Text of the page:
Veteran chestnut tree bears witness to occupation of East Flanders


A violent wind recently blew down a tree in a forest of East Flanders, and researchers have discovered that it survived both shelling and felling during the First World War

Tree healed own wound

When researchers cut into a fallen chestnut tree from the Kluisbos in East Flanders they were expecting to determine its age and maybe learn about environmental changes. Instead they found signs that the tree (pictured) had been hit by shrapnel during the First World War and survived to tell the tale.

The chestnut tree was something of a celebrity in the forest, which lies near Ronse on the border of East Flanders and Wallonia. Originally planted as a boundary marker, it was the oldest and broadest tree in the wood, and so had protected status.

When it blew down in a storm last spring, researchers made the best of the misfortune and cut into the trunk to see what they could learn about its history. The number of rings gave the tree’s age – 176 years – while variations in their thickness documented its growth, and hence allowed conclusions to be drawn about its environment.

But the researchers also found a striking blue-black spot in the wood, where the tree had recovered from a major injury. Counting back, they found that this injury occurred in 1917, in the middle of the First World War.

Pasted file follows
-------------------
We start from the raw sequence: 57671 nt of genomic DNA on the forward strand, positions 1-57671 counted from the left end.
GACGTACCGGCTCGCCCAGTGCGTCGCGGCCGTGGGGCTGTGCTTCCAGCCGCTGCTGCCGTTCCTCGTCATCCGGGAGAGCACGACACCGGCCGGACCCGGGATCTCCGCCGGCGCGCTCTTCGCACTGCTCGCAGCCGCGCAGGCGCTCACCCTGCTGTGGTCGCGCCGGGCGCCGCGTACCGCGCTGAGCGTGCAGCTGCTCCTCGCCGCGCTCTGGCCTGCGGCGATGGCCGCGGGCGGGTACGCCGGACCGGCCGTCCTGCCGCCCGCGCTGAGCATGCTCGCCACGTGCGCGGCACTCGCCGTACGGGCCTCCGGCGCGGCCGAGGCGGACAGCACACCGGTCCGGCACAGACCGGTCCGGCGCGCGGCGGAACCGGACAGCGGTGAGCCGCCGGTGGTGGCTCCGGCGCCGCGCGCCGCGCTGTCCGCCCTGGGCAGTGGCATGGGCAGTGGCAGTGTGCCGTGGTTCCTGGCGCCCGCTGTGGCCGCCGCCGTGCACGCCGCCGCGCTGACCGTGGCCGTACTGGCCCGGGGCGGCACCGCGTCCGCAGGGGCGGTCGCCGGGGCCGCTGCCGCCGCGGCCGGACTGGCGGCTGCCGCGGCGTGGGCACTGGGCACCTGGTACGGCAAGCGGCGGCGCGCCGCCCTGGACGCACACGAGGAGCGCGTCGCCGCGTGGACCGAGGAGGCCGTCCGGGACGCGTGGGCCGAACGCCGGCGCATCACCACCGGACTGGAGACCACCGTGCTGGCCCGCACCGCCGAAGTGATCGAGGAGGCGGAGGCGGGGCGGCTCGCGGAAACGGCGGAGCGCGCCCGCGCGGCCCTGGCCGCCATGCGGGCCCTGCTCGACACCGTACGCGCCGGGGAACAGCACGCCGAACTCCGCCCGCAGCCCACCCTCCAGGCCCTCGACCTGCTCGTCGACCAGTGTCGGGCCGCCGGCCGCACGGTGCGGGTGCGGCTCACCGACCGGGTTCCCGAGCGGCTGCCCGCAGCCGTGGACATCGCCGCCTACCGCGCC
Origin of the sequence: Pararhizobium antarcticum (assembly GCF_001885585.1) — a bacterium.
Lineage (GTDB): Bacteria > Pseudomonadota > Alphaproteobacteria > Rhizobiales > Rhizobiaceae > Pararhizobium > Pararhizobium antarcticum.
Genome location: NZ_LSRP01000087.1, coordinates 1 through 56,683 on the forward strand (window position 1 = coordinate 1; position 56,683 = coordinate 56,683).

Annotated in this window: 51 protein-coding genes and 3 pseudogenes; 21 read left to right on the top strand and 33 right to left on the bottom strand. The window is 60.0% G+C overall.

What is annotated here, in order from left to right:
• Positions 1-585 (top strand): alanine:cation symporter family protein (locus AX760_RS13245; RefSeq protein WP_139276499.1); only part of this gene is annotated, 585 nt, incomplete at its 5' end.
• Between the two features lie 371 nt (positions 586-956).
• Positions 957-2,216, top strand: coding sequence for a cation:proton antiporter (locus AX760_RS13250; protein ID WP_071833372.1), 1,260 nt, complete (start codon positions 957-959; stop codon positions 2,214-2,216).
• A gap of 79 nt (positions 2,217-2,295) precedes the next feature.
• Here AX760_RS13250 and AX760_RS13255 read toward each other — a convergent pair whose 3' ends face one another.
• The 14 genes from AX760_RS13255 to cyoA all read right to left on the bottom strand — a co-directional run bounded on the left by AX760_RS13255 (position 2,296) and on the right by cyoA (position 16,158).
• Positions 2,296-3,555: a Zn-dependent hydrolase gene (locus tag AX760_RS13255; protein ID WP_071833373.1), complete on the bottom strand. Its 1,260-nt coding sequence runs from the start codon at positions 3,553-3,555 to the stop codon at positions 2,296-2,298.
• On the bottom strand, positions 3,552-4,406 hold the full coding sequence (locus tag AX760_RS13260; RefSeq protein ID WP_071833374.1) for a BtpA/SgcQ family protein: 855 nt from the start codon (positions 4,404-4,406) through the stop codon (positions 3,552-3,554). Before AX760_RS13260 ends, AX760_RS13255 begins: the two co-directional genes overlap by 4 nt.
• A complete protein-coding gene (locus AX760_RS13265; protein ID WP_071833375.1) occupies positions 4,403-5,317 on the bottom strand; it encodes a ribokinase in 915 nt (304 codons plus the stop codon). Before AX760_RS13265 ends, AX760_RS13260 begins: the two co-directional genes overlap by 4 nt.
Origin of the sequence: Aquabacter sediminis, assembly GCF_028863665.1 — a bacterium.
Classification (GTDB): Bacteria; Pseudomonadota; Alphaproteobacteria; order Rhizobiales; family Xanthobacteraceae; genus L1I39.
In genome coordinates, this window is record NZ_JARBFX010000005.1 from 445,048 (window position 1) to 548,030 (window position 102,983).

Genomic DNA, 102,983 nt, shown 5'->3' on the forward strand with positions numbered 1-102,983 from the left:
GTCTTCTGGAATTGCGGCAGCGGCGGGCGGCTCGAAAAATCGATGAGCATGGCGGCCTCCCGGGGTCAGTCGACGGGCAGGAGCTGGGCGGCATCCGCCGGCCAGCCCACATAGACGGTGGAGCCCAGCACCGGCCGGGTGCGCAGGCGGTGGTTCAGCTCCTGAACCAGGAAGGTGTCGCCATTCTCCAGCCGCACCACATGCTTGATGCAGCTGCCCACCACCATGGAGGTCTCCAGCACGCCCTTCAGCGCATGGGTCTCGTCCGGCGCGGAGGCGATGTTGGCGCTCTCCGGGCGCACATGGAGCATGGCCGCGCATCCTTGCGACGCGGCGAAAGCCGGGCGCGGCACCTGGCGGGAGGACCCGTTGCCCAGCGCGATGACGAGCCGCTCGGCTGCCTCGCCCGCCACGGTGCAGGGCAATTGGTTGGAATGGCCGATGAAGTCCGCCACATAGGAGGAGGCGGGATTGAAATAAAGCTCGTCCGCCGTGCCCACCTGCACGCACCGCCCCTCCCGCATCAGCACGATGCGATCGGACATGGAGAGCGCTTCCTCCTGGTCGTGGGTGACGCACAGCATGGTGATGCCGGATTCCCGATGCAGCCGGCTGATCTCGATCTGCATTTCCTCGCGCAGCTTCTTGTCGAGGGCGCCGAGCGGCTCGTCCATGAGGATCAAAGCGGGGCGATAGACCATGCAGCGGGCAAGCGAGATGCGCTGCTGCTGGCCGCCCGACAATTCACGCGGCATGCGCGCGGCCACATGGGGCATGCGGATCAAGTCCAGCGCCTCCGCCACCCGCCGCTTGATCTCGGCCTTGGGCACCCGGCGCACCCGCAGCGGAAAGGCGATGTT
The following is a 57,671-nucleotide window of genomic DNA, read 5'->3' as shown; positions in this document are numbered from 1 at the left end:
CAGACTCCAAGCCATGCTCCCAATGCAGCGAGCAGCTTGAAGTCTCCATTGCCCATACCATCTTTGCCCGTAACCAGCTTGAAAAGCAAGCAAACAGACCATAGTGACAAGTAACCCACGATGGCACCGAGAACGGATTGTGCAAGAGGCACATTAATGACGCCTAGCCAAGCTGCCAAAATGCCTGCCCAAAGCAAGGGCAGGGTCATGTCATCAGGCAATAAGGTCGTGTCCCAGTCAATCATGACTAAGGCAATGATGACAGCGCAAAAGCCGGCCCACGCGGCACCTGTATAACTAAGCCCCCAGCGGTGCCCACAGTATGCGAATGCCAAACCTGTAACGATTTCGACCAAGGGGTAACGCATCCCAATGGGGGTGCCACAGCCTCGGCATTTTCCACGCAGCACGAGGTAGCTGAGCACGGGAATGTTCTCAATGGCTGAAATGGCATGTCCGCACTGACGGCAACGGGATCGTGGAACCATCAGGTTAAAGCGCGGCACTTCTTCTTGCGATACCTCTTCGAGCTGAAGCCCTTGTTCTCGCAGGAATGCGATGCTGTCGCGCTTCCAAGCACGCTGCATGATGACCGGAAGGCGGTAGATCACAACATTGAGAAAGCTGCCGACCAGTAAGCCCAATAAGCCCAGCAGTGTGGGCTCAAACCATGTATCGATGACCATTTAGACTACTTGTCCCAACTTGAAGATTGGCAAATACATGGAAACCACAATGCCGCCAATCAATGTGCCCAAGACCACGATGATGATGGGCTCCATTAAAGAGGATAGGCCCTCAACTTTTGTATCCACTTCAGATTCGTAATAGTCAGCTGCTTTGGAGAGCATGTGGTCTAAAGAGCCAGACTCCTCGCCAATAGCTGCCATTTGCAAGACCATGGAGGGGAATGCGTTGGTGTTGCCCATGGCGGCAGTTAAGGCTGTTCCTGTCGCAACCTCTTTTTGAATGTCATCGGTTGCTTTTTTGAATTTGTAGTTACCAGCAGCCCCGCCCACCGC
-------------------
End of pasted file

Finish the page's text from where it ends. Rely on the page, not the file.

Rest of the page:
‘It’s a real war veteran’

“In that year, the tree was hit by explosive ammunition,” explains Kristof Haneca of the Flanders Heritage Agency in a timely blog post about the tree. “The flying metal tore pieces of wood out of the trunk, but the chestnut survived, and after a few years new wood grew over the wound. But fragments of metal that remained in the trunk reacted with the tannins present in the wood and caused the black discolouration.”

The German army cut down many Flemish woods to make it easier for its artillery to target the battlefields, and also used the woods for training exercises, so it is remarkable that the chestnut survived at all. Most of the trees in the Kluisbos date from the 1920s, when the wood was replanted after peace was restored.

“In other words, the dead chestnut from the Kluisbos was one of the few trees that experienced and survived the violence of war in the region,” Haneca writes. “It’s a real war veteran tree.”